After the first round of sessions, we paused for one of our Mindful Movement Breaks. When planning the ELS, the Coordination Team knew that due to the Summit being virtual, sitting at one’s computer isn’t ideal. As a solution, we wanted to actively encourage our participants to take breaks and explore active movements in between sessions. As one ELS survey respondent said, “I [really] enjoyed and appreciated the inclusion of Mindful Movement Breaks. I think it really helped me avoid burnout and elevated my enjoyment of the Summit overall.”

Later in the day, we continued learning about expression through Alyce Bender’s workshop, “10 Key Principles to Nature Photography: Ten Basic Principles for Better Nature Images.” Bender walked participants through key aspects of nature photography, defining them and discussing how to achieve them. By learning these principles, participants left the session feeling empowered and ready to engage with nature in a fun and modern way.

Leandra Taylor, shared how nature can be used as a space for adventure, rest, and creative inspiration through her session, “Reaching New Summits.” Leandra shared her personal story of connecting with nature and how it managed to inspire her artistic side. After hearing her story, I felt ready to conquer the mountain and the summits in my life, and eager to engage with the environment around me.

In our final round of sessions, participants again got their juices flowing via a yoga session with Devin Everett, and a session called, “Storytelling & Freestyle: Claiming the Power of Spoken Word,” led by Stefan Moss and Michael Numinous. These three leaders, like everyone else involved in the Summit, were a joy to work with. While attending Devin’s yoga workshop, I felt my worries fade away and the relaxation set in immediately. The breathing exercises and nature imagery that she employed helped me feel centered and balanced despite being in the middle of a busy city, thousands of miles away.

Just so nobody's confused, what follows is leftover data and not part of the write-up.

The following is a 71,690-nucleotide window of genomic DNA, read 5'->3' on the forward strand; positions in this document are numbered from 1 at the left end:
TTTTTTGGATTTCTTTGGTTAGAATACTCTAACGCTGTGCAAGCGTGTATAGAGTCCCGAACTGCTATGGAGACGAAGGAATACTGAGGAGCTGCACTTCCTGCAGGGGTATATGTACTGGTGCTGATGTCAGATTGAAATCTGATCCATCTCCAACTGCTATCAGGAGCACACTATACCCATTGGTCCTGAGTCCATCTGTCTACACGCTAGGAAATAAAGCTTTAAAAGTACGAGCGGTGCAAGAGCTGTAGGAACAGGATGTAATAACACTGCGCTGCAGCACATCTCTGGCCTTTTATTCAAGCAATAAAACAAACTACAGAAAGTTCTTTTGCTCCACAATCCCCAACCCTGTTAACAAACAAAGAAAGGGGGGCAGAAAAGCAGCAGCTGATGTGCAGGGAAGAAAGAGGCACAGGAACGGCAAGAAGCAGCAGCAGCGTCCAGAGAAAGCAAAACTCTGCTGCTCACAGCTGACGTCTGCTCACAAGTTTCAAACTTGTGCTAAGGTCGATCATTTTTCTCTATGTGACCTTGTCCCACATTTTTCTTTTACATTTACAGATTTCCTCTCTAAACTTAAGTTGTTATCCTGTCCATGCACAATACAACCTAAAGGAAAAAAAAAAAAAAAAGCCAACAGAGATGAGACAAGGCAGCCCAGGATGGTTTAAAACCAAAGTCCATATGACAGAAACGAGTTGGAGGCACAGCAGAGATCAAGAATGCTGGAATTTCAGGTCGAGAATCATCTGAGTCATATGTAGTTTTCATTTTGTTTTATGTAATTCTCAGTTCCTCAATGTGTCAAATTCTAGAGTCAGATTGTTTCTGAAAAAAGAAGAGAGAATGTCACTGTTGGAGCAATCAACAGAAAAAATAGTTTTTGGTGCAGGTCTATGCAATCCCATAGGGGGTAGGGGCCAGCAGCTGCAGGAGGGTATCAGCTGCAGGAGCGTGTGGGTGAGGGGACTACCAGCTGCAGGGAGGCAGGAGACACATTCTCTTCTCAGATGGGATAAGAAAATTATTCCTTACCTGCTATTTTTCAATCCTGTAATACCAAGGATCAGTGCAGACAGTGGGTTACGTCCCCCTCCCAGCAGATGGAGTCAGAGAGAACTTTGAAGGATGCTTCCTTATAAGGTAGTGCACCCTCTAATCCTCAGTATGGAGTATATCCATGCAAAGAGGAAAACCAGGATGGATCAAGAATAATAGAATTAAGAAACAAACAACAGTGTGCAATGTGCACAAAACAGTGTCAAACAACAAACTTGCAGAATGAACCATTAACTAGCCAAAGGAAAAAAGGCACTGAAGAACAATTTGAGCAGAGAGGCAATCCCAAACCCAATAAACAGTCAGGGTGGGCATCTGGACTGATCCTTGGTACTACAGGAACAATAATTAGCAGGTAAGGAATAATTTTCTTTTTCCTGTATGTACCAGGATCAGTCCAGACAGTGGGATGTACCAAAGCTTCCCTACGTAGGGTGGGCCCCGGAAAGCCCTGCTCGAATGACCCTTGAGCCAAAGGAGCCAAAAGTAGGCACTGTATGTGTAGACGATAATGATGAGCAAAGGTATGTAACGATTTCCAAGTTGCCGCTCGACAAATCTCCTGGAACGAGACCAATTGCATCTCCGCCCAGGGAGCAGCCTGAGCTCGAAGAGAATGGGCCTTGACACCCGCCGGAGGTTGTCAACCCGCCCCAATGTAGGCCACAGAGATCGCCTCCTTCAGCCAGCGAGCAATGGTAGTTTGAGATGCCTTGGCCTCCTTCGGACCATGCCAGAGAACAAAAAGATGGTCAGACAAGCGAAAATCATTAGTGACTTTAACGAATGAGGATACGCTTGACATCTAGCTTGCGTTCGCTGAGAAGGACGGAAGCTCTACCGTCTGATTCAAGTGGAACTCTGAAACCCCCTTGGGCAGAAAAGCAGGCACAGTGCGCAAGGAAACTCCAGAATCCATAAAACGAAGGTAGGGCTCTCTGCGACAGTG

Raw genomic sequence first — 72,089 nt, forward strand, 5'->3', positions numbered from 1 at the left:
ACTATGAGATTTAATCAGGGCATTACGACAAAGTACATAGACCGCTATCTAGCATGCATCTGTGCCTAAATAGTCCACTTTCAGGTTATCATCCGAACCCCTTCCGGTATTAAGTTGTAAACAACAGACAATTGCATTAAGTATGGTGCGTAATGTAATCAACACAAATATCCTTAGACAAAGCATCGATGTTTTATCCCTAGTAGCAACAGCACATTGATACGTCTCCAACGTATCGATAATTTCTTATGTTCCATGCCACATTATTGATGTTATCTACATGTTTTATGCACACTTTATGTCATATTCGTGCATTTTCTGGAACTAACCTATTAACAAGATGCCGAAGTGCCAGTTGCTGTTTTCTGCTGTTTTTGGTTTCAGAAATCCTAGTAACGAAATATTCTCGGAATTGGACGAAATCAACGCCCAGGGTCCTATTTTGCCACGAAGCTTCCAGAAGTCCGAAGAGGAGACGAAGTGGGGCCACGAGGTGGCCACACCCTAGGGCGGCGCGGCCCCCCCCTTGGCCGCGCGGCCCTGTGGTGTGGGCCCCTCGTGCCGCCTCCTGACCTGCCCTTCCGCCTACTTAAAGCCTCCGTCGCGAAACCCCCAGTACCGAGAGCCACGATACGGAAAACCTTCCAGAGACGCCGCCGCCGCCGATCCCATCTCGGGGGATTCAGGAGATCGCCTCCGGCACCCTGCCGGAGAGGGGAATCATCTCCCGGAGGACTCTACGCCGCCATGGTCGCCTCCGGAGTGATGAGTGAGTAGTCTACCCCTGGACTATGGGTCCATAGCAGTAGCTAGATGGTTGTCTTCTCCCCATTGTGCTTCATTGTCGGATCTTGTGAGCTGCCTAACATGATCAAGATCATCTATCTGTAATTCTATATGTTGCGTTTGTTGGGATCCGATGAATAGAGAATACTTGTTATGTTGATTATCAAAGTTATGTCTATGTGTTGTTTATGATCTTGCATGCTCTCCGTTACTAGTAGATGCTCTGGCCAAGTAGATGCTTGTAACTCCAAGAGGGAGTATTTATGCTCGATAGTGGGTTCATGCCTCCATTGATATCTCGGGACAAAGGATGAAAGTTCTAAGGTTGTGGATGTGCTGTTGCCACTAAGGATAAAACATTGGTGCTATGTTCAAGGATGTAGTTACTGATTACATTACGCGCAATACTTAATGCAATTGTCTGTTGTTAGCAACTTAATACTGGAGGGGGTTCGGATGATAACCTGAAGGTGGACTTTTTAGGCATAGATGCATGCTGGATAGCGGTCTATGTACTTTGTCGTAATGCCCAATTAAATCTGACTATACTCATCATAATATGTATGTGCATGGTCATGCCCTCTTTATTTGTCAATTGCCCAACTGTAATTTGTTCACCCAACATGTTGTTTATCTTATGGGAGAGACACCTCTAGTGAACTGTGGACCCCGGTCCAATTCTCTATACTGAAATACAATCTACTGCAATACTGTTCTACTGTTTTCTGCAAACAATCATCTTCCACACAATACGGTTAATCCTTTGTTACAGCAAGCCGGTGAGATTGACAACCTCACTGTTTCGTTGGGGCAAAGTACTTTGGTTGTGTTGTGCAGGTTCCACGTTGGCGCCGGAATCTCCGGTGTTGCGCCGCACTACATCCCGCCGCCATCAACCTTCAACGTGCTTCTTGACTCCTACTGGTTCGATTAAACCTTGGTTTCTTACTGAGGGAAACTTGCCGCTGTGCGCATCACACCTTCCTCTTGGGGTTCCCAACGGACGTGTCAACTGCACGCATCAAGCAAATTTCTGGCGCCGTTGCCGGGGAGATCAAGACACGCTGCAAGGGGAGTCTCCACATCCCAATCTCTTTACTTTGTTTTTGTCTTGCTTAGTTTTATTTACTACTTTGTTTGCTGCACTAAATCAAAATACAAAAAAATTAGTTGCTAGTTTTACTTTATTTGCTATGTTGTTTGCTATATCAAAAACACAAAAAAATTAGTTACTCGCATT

Both Stefan and Michael made the process of crafting narrative through spoken word seem so easy. The way they managed to teach the process of crafting stories was relatable and understandable. The duo left participants with increased confidence as they learned to voice their truths and experiences, finding the courage to share in life’s cipher.

In a fitting close for the day, we heard once again from ATC Director of Education & Outreach Julie Judkins, Van Tran, and Jay Levy. Julie’s thoughtful words, accompanied by Jay’s poignant introduction to a tribal drumming circle, helped us to celebrate and acknowledge the community we had created: one built upon respect, understanding, and common core beliefs.

When I first accepted being a coordinator for the ELS, I was curious about how it would turn out. A three-day virtual conference seemed like quite the challenge, but I knew that our team could thrive under the pressure. Everyone involved in this conference contributed a huge amount of energy into helping it come alive, and we should all take a moment to celebrate a job well done. All members of this community were dedicated to building an accessible and beneficial space, to helping our youth to engage with advocacy, to creating and bolstering new connections, and providing a space for artistic expression with the Appalachian Trail and nature as muses.